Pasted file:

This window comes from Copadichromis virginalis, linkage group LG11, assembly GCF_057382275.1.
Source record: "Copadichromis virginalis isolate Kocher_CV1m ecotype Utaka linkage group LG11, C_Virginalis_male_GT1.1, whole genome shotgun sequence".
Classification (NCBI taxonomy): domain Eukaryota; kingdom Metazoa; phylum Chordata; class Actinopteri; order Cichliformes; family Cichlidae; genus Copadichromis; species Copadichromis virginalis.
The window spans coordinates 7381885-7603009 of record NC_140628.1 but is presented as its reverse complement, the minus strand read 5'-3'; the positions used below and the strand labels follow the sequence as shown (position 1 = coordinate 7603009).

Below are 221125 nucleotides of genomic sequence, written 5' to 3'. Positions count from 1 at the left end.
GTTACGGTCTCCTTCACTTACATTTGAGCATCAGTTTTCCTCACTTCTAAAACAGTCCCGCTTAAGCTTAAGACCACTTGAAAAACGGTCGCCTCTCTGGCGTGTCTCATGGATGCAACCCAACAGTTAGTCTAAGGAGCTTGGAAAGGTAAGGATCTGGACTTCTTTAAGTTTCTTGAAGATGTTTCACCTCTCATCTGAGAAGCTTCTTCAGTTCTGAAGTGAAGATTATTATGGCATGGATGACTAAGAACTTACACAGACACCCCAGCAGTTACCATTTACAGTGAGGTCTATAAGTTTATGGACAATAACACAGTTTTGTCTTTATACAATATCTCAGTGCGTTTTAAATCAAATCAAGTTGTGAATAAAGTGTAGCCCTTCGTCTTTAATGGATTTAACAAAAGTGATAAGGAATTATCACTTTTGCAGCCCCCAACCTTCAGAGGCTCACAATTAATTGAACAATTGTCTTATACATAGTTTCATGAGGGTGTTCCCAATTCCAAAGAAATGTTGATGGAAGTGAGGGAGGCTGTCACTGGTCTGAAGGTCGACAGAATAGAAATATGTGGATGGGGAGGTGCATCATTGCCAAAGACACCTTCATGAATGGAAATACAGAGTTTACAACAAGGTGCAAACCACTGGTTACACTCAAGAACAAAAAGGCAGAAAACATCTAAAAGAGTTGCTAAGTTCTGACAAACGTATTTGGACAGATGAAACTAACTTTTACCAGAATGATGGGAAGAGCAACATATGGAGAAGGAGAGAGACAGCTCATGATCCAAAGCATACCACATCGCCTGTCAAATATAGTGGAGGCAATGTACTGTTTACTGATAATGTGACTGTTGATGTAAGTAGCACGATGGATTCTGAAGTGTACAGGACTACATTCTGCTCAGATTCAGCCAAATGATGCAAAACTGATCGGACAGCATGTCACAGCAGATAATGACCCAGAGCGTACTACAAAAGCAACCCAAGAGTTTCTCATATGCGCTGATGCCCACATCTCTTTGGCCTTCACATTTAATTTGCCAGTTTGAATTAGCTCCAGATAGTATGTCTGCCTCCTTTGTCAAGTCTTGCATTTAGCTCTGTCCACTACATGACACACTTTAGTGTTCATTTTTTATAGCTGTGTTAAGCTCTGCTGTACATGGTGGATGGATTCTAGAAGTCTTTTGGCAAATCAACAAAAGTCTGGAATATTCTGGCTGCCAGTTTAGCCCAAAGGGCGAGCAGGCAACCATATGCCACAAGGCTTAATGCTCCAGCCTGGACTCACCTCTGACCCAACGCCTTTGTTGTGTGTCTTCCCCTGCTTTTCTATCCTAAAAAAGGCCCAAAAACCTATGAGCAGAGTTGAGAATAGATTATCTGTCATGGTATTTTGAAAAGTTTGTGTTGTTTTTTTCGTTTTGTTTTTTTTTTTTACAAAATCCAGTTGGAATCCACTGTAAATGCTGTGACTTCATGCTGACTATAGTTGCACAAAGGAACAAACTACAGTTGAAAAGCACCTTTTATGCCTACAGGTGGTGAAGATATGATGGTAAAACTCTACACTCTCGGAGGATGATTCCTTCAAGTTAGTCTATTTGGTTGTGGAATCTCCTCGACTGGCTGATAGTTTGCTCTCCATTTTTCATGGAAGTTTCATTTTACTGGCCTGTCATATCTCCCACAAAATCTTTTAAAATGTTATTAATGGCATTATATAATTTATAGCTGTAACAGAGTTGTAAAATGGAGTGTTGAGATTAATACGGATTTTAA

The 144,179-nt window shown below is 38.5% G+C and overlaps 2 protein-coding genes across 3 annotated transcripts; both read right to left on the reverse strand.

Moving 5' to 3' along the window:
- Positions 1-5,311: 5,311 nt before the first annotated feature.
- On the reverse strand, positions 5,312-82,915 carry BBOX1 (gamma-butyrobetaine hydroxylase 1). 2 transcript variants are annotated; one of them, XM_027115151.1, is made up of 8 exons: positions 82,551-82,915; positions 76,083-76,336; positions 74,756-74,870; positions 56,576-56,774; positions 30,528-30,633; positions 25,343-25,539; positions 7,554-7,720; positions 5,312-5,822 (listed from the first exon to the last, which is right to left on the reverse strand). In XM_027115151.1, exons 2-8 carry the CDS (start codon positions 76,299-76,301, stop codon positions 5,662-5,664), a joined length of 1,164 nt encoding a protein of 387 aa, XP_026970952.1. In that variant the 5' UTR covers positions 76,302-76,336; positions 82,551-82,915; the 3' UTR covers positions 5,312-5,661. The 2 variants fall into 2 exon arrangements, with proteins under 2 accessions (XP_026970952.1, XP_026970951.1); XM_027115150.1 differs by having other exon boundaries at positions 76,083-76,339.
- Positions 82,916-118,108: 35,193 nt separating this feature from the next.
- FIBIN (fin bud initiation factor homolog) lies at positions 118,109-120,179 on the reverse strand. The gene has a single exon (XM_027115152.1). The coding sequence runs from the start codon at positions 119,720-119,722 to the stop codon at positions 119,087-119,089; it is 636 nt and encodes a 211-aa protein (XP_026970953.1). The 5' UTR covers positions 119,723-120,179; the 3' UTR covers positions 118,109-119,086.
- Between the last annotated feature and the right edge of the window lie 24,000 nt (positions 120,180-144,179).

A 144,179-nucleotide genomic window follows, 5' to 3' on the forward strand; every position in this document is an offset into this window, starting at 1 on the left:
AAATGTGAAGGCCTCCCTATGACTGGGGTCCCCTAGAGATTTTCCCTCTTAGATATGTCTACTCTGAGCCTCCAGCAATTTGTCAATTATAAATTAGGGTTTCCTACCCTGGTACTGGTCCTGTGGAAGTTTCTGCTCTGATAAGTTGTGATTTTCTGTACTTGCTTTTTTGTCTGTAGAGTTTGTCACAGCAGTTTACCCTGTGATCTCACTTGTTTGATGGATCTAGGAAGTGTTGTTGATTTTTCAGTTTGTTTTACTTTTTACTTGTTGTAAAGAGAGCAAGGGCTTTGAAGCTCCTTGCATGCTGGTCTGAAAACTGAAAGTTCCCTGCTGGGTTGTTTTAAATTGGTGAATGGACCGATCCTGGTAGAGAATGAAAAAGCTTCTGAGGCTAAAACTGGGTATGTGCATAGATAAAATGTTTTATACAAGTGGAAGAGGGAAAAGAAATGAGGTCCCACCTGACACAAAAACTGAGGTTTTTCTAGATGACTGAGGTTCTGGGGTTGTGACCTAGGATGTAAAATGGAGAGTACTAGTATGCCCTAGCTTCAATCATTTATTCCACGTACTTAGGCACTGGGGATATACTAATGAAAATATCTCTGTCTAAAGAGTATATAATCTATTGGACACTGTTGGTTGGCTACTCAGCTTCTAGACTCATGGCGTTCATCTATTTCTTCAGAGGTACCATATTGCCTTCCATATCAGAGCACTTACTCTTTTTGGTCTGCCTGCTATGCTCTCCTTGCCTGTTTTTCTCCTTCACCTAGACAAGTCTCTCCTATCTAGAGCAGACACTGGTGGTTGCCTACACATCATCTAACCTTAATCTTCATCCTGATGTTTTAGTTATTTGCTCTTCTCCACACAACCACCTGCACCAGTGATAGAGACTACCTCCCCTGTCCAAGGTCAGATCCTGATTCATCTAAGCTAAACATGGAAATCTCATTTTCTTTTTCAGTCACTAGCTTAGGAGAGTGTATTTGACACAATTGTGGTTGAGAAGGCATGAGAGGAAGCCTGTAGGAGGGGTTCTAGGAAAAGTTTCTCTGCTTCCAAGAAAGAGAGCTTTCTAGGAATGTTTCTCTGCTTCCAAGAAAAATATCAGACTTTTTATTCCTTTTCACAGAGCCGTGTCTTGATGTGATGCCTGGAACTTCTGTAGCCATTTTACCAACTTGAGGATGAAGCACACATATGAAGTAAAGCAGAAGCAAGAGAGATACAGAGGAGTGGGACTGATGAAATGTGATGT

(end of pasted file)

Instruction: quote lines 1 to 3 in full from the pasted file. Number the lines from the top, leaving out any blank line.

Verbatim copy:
This window comes from Copadichromis virginalis, linkage group LG11, assembly GCF_057382275.1.
Source record: "Copadichromis virginalis isolate Kocher_CV1m ecotype Utaka linkage group LG11, C_Virginalis_male_GT1.1, whole genome shotgun sequence".
Classification (NCBI taxonomy): domain Eukaryota; kingdom Metazoa; phylum Chordata; class Actinopteri; order Cichliformes; family Cichlidae; genus Copadichromis; species Copadichromis virginalis.